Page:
Came across some of these Herzog documentaries before but reappeared in a surf on something not that related purely serendipitously:
Notes: wiki: my best Fiend
Notes: Wiki: Dieter Dengler
There is no doubt a personality disorder called STBOS -BWNTBSTMTACAU*: I need to say about Herzog’s non-fiction that he films it in feature film style, which is in sharp contrast to the default style coming from cinema direct/cinema verite tradition. Even his colouration and mis-en-scene is big-filmic. This has a strange but satisfying effect, a kind of equivalent visual effect to the aspects of the contrapuntal in music.
With this in mind, I am a little bit disappointed with some of the music he uses, particularly in films like Lessons in Darkness. Though music can be used to almost poke fun at the cinematic. In the oily-boy story – which is as riveting as any he has made – the music is what can only call kitsch because of its relation to the visual: that is, it is not kitsch in and of itself, but becomes so when associated with the particular visuals he uses. I would be prepared to argue this one! But it does need a sort of reply that includes the details in shot (moment-by-moment) specific film terms to explain why my opinion is wrong.
The music in Dieter does work very well unlike that in Lesson in Darkness. One is reminded of Dr.Strangelove: I can’t give chapter and verse right now, but will add to this post when I re-look at some extracts of the Kubrick.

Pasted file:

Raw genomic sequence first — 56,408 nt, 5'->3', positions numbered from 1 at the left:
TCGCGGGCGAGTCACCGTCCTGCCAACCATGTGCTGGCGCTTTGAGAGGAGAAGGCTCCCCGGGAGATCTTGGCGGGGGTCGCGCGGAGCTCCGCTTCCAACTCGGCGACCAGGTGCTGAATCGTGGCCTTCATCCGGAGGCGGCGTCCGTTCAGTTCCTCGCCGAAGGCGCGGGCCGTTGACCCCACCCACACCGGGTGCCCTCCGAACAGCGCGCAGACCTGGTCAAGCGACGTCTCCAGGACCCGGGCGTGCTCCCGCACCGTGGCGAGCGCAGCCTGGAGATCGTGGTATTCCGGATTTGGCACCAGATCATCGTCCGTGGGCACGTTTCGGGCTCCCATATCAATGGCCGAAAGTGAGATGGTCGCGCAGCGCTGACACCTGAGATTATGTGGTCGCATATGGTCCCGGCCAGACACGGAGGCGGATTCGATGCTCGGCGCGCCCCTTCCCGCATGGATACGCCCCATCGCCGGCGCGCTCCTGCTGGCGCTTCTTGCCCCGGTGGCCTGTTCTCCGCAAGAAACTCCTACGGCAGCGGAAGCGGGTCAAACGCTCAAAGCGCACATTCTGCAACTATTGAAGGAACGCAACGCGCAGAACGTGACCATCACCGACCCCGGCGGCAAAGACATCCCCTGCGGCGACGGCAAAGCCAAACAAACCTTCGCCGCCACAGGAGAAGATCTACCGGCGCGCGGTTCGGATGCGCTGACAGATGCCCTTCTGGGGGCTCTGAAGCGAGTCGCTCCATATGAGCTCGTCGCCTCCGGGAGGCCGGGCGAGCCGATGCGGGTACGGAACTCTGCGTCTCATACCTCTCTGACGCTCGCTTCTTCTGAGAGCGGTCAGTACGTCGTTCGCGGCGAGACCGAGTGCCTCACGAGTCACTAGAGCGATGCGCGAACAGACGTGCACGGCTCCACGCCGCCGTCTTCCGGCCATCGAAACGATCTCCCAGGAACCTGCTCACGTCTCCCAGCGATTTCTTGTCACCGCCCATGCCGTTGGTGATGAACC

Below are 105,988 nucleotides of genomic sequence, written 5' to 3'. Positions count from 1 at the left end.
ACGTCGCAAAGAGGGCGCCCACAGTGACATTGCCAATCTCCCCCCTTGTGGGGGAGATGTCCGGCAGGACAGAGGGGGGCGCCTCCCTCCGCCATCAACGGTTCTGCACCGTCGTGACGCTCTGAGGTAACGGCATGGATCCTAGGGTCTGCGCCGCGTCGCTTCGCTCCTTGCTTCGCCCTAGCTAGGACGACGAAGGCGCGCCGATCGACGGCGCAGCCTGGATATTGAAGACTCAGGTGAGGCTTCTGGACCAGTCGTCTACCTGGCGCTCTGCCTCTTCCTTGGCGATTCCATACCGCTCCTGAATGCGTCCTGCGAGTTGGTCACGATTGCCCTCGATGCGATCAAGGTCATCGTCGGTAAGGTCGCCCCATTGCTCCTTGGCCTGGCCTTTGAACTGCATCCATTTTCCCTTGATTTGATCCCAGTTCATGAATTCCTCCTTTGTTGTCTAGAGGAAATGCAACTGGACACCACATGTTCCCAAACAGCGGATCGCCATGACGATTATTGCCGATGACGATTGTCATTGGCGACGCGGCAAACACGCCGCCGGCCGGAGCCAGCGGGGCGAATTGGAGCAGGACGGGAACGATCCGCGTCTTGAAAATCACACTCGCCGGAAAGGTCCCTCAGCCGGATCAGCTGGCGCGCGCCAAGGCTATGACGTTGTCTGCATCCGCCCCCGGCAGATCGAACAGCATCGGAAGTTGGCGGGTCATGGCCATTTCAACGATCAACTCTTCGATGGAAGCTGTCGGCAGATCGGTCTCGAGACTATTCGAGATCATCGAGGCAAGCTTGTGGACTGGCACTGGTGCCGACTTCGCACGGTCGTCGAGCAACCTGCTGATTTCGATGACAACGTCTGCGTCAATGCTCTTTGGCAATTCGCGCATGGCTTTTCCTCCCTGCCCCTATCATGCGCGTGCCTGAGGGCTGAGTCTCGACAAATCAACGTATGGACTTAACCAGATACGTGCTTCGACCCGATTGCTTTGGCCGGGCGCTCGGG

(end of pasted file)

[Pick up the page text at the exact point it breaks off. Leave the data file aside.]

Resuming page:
Even if one can see where Herzog is going with all the heavy music with its deeply ironic tone, it is not as one-to-one as one might think on first seeing/hearing the film. There are many layers to the symbiosis between the music and cinematography in Lost. Repeated watching highlights subtler colours within the, at first, seemingly bleeding obvious purpose to this particular set of sound backdrops.
STBOS-BWNTBSTMTACAU* = Stating The Bleeding Obvious – But Wot needs To Be Said To Make Things Absolutely Unambiguous
The world cinema page tabulates films he has written about, and is where I would recommend you look for writing by him on film.
From Film Studies For Free:
Observations on film and Film Art: showing what can’t be filmed.
David Borwell, 4 March 2009, on David Borwell’s website on cinema.
I’ve chosen these four from Film Studies for Free‘s selection of music and film related essays and books.
What the music is saying in Bertolucci
from Bright Lights
Robynn J. Stilwell
Film Music and Narrative Agency pp. 248-82, Ch. 12 of
Post-theory: Reconstructing Film Studies editied by David Bordwell and Noel Carroll.
which looks pretty o.k. as a whole.
Missing pages in this review:
The last two are in the end notes.
Another GoogleBook. The introduction and the first two chapters of Endless Night by Janet Bergstrom are pretty much intact.
A Review by Joan Hawkins helps to explain what the book is about. The title should give it away but if, like me, you aren’t much wiser you need a little more help.